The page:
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Switching gears, it's...

The Captain's Newsletter

2021-W15 -


Walk-up song: Ween. "Exactly Where I'm At". White Pepper (2000).
"And to think, you've got a grip / Well, look at yourself / Your lips are like two flaps of fat / They go front and back and flappity flappity flap"
I have a bimodal problem.
Don't worry, it's not contagious.
I have, as it were, two gears: (1) fast and loose; (2) very, very precise, and somewhat slow. I think this is mostly normal for humans, but I tell you, for me there is a big huge wasteland in between those two settings. There is no slider between them—just 0 or 1, zoom by or zoom in.
Know thyself—right? That's the name of the game. What game? The game. Yes, that one—this one. Life. "Know thyself", as far as I can tell, really translates to: keep your weird habits from harming other people. I used to think that "self knowledge" or "examining your life" or any kind of useful exercise in self-awareness was about trying to fix problems in myself. Who wants to go through life with a bunch of messed-up parts?
Lately, I've been thinking differently. Something about bursting into an age that starts with a 4 changes the analysis. Fix the toxic parts of yourself, sure. Nobody deserves that part of you. Improve the suboptimal parts if you want to. No pressure. But, for the most part, it's just about awareness, I think, not improvement.
I have to be aware at work and at home when I'm shifting gears—hell, I have to be careful when I'm in a gear, because there are only two, and widely spaced. When I'm in the fast gear I don't tend to slow down to pick people up on the direct path from A to B—they might be getting grabbed through an open door of a still-moving vehicle and told, in no uncertain terms, that there is no time to slow down and reconsider whatever there is to reconsider. We're going to power slide the turns and maybe spend some time outside the yellow lines, all in service of finding the most direct route to the goal. The slow gear is more like grinding down diamonds, atom by atom, removing all atoms that do not fit in the One True Final Shape.
I used to feel a little uneasy about having those two settings. It really seems like a Well-Adjusted Adult Human should have figured out a setting like "half fast, half precise". That seems normal. I don't worry about it much anymore. I almost enjoy the feeling when the part of me that handles the gearshift straps on the helmet, snaps the chinstrap, and jams my head into the top gear—OK, we're in that mode, let's get it on. In fact, now that I give up that desire for control of the gears, I have more access to them. By not fighting the shift, I can shift myself.
I don't know what it means. Control through releasemaybe. Control through giving up control—closer. Control through knowing that there is no control—I think we'll stick with that.

Seven links, plus-or-minus two

1. Anne Helen Petersen. "LARPing your job". Culture Study (2019-05-05). LARP = Live Action Role Playing. In terms of your job, it means: doing all of the actions that look like work but, let's be honest, you're not working. You're just wearing all of the clothes that look like work and saying all of the things that sound like work.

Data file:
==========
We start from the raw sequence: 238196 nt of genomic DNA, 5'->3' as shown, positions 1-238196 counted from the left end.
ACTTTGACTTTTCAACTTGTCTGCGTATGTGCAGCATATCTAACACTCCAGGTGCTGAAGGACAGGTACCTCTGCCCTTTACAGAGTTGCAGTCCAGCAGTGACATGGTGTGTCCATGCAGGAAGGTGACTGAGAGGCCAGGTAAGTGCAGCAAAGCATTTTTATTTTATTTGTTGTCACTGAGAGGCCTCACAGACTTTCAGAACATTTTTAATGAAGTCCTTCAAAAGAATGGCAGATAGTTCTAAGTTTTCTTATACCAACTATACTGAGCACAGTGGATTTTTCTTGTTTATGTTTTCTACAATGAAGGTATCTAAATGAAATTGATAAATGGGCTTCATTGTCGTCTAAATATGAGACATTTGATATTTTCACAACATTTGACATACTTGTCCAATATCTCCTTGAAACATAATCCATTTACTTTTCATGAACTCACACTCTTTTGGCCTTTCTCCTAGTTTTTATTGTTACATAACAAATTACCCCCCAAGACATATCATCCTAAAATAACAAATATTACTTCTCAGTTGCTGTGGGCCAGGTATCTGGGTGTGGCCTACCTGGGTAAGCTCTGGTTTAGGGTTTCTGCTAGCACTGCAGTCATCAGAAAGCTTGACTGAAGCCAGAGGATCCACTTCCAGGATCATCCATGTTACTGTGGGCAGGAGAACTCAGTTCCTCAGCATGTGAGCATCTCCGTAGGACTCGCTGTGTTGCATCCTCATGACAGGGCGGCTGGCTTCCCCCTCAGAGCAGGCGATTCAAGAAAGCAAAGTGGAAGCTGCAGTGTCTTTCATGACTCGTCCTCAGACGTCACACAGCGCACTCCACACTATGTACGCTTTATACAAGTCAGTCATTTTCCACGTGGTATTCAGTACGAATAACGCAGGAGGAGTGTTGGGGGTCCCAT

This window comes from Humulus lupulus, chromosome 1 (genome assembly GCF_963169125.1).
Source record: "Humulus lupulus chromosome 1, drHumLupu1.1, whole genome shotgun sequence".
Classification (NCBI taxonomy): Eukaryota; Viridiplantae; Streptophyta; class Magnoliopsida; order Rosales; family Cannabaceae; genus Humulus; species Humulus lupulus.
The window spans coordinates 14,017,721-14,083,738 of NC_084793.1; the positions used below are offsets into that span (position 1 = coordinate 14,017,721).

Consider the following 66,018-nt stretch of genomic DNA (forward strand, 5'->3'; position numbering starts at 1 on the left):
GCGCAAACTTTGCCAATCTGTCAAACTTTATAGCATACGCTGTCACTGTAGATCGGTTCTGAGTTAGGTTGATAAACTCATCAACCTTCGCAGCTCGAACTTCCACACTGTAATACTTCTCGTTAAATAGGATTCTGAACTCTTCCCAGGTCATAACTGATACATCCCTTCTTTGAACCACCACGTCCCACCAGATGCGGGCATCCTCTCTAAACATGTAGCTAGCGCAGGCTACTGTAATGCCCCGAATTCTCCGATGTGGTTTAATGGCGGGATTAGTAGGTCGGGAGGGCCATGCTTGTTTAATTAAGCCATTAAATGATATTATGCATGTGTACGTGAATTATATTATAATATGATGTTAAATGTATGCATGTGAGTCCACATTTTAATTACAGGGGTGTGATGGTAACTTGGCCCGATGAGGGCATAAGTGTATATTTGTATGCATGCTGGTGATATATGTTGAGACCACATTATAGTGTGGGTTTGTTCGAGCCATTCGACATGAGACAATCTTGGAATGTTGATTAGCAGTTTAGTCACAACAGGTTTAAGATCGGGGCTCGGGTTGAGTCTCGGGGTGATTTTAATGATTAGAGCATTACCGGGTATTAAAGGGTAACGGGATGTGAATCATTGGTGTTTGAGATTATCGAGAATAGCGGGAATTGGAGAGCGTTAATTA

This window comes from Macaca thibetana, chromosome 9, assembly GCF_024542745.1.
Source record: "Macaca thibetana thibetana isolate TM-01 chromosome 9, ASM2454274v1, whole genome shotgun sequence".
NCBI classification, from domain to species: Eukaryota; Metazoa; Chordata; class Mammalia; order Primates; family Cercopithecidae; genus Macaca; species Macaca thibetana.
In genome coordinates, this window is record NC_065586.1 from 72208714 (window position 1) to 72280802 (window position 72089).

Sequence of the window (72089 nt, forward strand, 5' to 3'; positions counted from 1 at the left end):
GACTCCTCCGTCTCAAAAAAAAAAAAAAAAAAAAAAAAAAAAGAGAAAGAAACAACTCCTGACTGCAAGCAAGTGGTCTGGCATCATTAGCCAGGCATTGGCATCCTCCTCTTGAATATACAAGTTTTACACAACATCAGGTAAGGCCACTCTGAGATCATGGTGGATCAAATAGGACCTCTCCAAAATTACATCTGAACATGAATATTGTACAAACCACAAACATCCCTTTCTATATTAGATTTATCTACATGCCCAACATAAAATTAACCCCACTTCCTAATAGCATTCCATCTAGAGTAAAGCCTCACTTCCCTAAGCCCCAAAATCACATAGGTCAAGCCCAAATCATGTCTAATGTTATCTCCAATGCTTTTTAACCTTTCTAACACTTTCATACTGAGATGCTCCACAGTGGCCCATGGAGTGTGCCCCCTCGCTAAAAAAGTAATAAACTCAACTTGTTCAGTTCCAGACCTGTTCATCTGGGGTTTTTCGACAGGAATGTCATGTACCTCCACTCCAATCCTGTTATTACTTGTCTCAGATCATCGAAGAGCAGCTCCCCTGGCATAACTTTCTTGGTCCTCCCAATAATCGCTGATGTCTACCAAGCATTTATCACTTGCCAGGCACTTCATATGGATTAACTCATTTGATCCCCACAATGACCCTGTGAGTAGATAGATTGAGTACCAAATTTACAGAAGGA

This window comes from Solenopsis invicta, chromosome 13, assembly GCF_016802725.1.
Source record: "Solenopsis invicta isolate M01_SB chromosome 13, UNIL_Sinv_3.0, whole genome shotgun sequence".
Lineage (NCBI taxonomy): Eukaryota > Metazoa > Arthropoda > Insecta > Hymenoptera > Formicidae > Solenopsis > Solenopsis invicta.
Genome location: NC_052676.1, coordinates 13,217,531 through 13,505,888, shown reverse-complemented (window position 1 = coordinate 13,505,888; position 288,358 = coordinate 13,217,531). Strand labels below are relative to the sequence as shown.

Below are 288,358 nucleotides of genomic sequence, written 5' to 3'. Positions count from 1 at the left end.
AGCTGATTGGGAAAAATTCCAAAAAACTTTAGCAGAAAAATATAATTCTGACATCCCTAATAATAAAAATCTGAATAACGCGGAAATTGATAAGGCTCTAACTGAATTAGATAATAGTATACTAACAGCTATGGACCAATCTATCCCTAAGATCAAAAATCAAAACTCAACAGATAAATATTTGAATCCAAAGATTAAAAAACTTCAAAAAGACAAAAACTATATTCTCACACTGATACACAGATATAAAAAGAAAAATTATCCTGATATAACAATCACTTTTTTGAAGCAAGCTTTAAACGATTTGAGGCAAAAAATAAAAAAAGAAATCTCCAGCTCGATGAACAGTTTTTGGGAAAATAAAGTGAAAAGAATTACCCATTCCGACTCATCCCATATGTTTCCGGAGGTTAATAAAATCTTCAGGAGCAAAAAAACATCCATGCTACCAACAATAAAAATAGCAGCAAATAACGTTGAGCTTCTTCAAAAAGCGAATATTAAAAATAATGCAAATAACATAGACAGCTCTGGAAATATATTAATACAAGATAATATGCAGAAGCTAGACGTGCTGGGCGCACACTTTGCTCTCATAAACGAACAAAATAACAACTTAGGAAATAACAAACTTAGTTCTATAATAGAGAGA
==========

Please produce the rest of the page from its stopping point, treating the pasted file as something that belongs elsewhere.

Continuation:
2. Dave Trott. "Energy Beats Talent". Dave Trott's Blog (2020-12-07). You can beat people who are faster than you if you take them to an uncomfortable place where they have to choose between Now and Later.
3. Glenn Hodges. "Why was the ancient city of Cahokia abandoned? New clues rule out one theory." National Geographic (2021-04-12). The moral of the story is: don't assume your own current problems are necessarily the same as someone else's problems.
4. Austin Kleon. "The song machines". (2021-04-13). On stealing like an artist. And arting like a factory.
5. "Unnecessary specification". (2021-04-17). There are times to be ultra specific—and times not to be. Don't be the idiot who (me) who doesn't know the difference.
6. Jason Pargin. "How 'The Karate Kid' Ruined The Modern World". Cracked (2010-05-01). America is full of frustrated, broken, baffled people because so many of us think, "If I work this hard, this many hours a week, I should have (a great job, a nice house, a nice car, etc). I don't have that thing, therefore something has corrupted the system and kept me from getting what I deserve, and that something must be (the government, illegal immigrants, my wife, my boss, my bad luck, etc)."
7. Dan McKinley. "Choose Boring Technology". (2015-03-30). When you're building something, choose exciting and new things sometimes—but there is a limit to how many exciting and new things you can do at once before the thing you're trying to do grinds to a halt, or explodes, or steals your credit card.


I was going to have some exciting Garden Content—hashtag content—for you today, but today, like many days, ends when it gets dark outside. What happens when it gets dark outside. No photos, etc. I used this fantastically nice spring weekend to finish most of the straightaway of the wall I'm building below the deck, and that's going to be the home of much of the garden this year. So tune in next time and I'll spin you a story about all of the kale and cabbage and lettuce—and, like, other manly things like steaks and buffalo and chesthair and mustaches things like that—that I planted behind the wall.
Copyright © 2021 Long Run Systems, All rights reserved.

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